- Open TinEye! And other stuff…
Well folks we’ve heard you loud and clear: “We don’t want to log in to use TinEye“. Good news! TinEye is now open for anyone and everyone to use, without the need to log in or register. Our registered friends – and there are almost 200,000 of you – however, will enjoy some great perks.
And there have been some other changes too!
- Registered users of TinEye will get the opportunity to try out new features first, and provide feedback. You will also be able to link to and share your search results with friends. You will also have the option to keep a search history, including a gallery of images with search dates and the number of results found. And don’t forget that registered users can subscribe to the TinEye newsletter to stay in the loop. Now would you just go and register?!
- We introduced automatic discard of search images after one hour. If you are unregistered–or if you are registered and have disabled search history in your profile–anything you upload to TinEye for search is discarded after an hour.
- We updated the TinEye plugin for FireFox to version 0.5. This update includes a bug fix where if text is highlighted with a background image beneath it, the plugin is not activated.
- The little business of ads appearing on TinEye. Well, they have arrived because little TinEye wants some fluids (especially Robot Oil and Bourbon). You want a free reverse image search engine right?
- We made improvements to search speed and you should be able to play with a faster and sharper TinEye.
Just for the new folks: TinEye is still only searching a 1 billion image index which means if you don’t find a match for your image search it is not the image recognition technology, it is the index! But now that we have this release out the door we will go back to working on the little things: like growing our index!
So what should you be searching for this morning? Well how about the Obama Hope image that is all the rage this morning? or the little angry baby? Happy searching folks and welcome to the future of image search brought to you by the good folks at Idée.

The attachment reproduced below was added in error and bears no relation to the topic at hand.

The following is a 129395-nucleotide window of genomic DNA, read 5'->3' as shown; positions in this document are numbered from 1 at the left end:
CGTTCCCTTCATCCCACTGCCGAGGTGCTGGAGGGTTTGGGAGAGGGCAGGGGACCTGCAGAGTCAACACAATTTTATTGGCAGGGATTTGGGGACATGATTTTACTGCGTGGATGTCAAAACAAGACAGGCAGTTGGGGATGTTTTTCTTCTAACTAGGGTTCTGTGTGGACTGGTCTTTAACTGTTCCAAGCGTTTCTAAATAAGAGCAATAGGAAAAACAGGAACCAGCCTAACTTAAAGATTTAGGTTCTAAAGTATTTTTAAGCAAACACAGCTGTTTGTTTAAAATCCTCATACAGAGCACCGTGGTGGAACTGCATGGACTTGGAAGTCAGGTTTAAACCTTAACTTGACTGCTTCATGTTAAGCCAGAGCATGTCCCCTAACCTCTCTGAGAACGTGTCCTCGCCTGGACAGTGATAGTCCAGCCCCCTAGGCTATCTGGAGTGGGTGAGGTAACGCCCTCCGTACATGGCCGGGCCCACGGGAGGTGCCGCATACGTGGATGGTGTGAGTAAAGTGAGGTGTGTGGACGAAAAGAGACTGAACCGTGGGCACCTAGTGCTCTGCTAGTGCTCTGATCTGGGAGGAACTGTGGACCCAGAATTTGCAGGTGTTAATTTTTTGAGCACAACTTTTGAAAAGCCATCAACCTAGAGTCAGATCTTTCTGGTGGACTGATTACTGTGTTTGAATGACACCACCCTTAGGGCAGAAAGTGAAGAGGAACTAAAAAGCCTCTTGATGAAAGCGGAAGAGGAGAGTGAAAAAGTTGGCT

- Will the real Obama Hope photograph stand up?
I am sure you are wondering what does image recognition have to do with Obama? Me too! A couple of days ago – this is super old news for the blogosphere! – James Danziger posted about how he spent months searching for the original photograph that Shepard Fairey used to create his Obama Hope image. I am sure you have all seen the Obama Hope work?
Reading James’ post (which I linked to a couple of days ago) I thought boy if only he had access to the image recognition we take for granted within the Ideeplex walls, his months of research could have been shortened to minutes (James, meet TinEye. TinEye meet James. Now be nice)! But I digress: upon hitting publish on my short post, I received a comment from Waldir who pointed me to a series of Flickr photograph where Stevesimula identifies another photograph as the original. Bam! Would the real Obama Hope photograph please please stand up? No really! Sometimes the most obvious things are the ones that escape you: well, champion how about using our image recognition technology and comparing all the contenders? I mean we can surely spot the fakers? That’s what we ended up doing yesterday but unfortunately I did not have time to post about it. So the results are in and the winner is: Mannie Garcia who shot Obama for the Associated Press.
Stevesimula was the first one to complete his own analysis and came to the above conclusion before we did, we basically took our sophisticated image recognition technology and confirmed his finding.
Tom over at Phillynews did an awesome detective job to locate the original Obama photograph. Read his sleuthing!
Here is what we did: we took the Obama Hope poster and matched it against the two potential source candidate images. For this we used the image comparison engine of TinEye‘s bigger, more powerful brother: PixID. If you thought TinEye can compare images, you should see what PixID can do! PixID takes a detailed look at the patterns of the pixels images, creating digital fingerprints of the source and target images. It can find a small partial match in the fingerprints, even if the images have been heavily transformed. Edits can include crops, flips, rotation, skews or as in this case – literal posterization of the image.